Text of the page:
Measure 2022: transit congestion improvement???

A group calling themselves A Committee for a Better Sacramento is sponsoring a citizen-initiated ballot measure for the November election, titled “Sacramento County Transportation Maintenance, Safety, and Congestion Relief Act of 2022—Retail Transactions and Use Tax”. (Note: Some people are referring to this as Measure A, but measure letters are assigned by county elections, not by the sponsors. I’ll continue to refer to it as Measure 2022, for now.)

One of the categories in the Exhibit A: Transportation Expenditure Plan is Congestion Relief Improvements (page A-16), and the subcategory Transit and Rail Congestion Relief Improvement Projects, which is allocated 10.85% of the measure, or about $890M over the 40 years. Projects listed are (they are not numbered in the document, but are here for reference):

  1. LRT peak service trains
  2. LRT extensions, Green Line to the airport, Blue Line to Elk Grove and Citrus Heights, Gold Line to Folsom
  3. High capacity bus corridor network throughout Sacramento County, including but not limited to Stockton Blvd, Watt Ave, Sunrise Blvd, Florin Rd, and Arden Way
  4. BRT to Citrus Heights, Stockton Blvd, and Sunrise in Rancho Cordova
  5. In coordination with the Capital Southeast Connector Joint Powers Authority, design, plan and construct a transit component, such as a bus rapid transit service, along the Capital Southeast Connector corridor to mitigate greenhouse gas (GHG) emissions and meet air quality targets. SacRT will match $40 million in revenues generated by this Measure with $80 million in state and federal funds for a total of $120 million in resources toward this goal. The project would consist of providing signaling and a bypass at critical connector sections to improve service, lower travel time, and reduce GHG impacts

The document does say that funding is ‘intended to be flexible’, which is good since the types of projects that might be constructed over 40 years will likely have little to do with this list. None of this funding is available for operations, which is in a different category, Sacramento Regional Transit District (SacRT) Maintenance, Operations, and Transformative System Improvements. More about that soon.

Light rail extensions and improvements for more frequent peak service (not for operating more frequent peak service, just for the infrastructure) sound appealing (items 1 and 2). Currently SacRT has unofficially prioritized Green Line to the airport, even though that would do almost nothing to reduce congestion. Infrastructure for Gold Line to Folsom is already funded, so it is strange to see it here. On the other hand, Blue Line to Citrus Heights is here, even though SacRT has removed it from consideration for the foreseeable future.

The terms ‘high capacity bus corridor network’ and ‘BRT’ (items 3 and 4) are not defined in the document, so the public really has little idea what is intended. SacRT has not been very clear about this either. Projects in other places have revealed that the quality of the improvements to a corridor, and the restraints placed on private vehicle travel, make all the difference in whether bus corridor enhancements are valuable or pointless.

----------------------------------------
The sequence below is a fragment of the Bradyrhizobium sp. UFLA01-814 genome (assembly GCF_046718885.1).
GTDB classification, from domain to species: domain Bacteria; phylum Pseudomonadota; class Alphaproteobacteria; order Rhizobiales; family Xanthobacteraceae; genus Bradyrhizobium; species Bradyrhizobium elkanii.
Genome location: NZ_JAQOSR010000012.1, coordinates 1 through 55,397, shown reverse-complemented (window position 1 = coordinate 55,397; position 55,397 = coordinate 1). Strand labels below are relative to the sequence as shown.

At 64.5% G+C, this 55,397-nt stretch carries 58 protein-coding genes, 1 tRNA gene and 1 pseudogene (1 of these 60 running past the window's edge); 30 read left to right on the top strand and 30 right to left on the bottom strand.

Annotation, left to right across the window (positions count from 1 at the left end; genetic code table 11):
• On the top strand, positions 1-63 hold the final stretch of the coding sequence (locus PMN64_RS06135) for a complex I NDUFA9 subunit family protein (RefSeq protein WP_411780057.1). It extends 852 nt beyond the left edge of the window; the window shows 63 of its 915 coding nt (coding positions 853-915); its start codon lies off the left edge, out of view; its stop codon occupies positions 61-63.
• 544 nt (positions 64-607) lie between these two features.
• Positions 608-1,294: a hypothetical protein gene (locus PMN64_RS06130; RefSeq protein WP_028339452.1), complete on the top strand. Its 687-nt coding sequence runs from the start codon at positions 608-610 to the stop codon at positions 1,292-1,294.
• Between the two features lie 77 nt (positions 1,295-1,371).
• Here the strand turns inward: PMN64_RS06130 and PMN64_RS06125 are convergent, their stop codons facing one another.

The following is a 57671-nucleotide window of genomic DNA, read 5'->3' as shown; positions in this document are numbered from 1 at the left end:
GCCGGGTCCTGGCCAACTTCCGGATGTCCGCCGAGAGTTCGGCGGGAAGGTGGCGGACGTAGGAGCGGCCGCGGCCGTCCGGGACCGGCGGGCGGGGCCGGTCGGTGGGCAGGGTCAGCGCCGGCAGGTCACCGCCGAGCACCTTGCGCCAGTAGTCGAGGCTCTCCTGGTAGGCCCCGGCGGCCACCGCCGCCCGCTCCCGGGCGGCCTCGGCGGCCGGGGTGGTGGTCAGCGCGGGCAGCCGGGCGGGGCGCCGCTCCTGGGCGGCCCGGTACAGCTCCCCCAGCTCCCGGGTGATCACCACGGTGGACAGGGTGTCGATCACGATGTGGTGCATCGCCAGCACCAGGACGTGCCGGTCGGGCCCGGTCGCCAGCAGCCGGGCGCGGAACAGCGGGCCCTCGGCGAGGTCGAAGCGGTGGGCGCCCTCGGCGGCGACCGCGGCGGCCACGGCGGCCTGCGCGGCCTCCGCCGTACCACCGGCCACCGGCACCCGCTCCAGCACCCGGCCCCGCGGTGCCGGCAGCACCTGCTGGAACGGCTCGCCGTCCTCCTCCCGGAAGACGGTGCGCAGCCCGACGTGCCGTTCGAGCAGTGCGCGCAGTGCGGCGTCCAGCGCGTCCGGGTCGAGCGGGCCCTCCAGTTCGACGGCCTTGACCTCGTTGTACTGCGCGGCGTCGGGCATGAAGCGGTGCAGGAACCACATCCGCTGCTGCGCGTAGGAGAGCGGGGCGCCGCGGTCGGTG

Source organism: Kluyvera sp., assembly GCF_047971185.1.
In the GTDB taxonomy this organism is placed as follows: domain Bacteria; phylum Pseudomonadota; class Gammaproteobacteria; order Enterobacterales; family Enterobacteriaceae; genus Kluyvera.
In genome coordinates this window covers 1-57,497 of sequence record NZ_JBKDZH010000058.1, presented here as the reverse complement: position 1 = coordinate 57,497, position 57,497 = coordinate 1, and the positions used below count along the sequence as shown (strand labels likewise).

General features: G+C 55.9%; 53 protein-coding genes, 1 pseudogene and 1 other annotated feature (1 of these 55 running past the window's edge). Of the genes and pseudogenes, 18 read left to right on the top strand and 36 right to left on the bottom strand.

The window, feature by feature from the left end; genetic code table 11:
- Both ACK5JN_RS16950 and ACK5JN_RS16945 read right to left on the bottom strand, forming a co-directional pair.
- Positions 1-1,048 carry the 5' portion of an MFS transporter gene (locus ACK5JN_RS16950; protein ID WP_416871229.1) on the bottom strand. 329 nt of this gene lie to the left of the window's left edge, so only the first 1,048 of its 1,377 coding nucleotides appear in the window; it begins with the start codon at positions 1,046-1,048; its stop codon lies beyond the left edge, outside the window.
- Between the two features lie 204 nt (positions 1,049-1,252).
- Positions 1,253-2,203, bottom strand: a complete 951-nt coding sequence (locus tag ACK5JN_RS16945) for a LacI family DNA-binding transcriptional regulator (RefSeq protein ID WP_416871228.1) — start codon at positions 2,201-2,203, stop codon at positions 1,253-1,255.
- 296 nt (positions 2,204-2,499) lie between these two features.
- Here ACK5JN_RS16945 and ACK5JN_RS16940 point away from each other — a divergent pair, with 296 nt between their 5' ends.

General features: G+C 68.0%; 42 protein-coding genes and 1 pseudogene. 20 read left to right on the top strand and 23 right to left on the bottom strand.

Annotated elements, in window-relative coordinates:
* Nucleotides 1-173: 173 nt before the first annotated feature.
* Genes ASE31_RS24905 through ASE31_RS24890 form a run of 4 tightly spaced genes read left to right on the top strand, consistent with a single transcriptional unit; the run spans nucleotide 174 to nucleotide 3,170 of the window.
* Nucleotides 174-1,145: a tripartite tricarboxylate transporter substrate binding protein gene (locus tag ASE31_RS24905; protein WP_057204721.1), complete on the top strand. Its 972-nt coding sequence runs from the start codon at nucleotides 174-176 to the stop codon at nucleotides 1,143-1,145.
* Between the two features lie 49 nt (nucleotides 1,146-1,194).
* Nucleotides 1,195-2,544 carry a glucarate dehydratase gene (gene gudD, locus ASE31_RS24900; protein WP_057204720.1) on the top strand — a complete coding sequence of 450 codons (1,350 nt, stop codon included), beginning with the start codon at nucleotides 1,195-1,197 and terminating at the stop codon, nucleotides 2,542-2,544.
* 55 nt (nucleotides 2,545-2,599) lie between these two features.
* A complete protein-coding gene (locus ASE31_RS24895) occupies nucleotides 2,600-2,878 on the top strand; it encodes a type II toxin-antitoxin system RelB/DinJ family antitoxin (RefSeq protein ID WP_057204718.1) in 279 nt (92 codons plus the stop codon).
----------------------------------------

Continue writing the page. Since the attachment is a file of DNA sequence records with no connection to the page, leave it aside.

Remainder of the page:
The $40M for the Capital Southeast Connector (item 5) is small in comparison to the size of the allocation, but it points out how poorly thought out the entire measure is. Who would even use transit on this corridor? The connector is designed to serve commercial traffic between Folsom (really El Dorado County) and Elk Grove, and to promote greenfield development along the connector. Greenfield developments are not designed to appeal low income workers, they are designed to appeal to high income white collar workers, who might be commuting to Folsom, Rancho Cordova, and Elk Grove. But those are not the sort of people who use transit unless it is clearly superior to drive-alone, and transit on this soon-to-be-congested corridor will not make the grade.

All of these projects are premised on the idea that the other projects in the measure will maintain or increase congestion, so it is necessary to improve transit to mitigate for that other congestion. Sadly, the SACOG MTP/SCS makes the same assumption, that transit projects will counteract the increased VMT and GHG emissions from other projects and poor land use.

Transit should not be a mitigation; it should have standing in its own right as a superior mode of travel. It should not be an attempt to make up for bad decisions made elsewhere. The question should be: what can we do to better serve existing riders, and what can we do to induce new riders?

This section of the Transportation Expenditure Plan is so-so. Not bad, not good, but mostly not well thought out and not clear what the benefits and trade-offs will be.

Search for category Measure 2022 to see posts as they are added.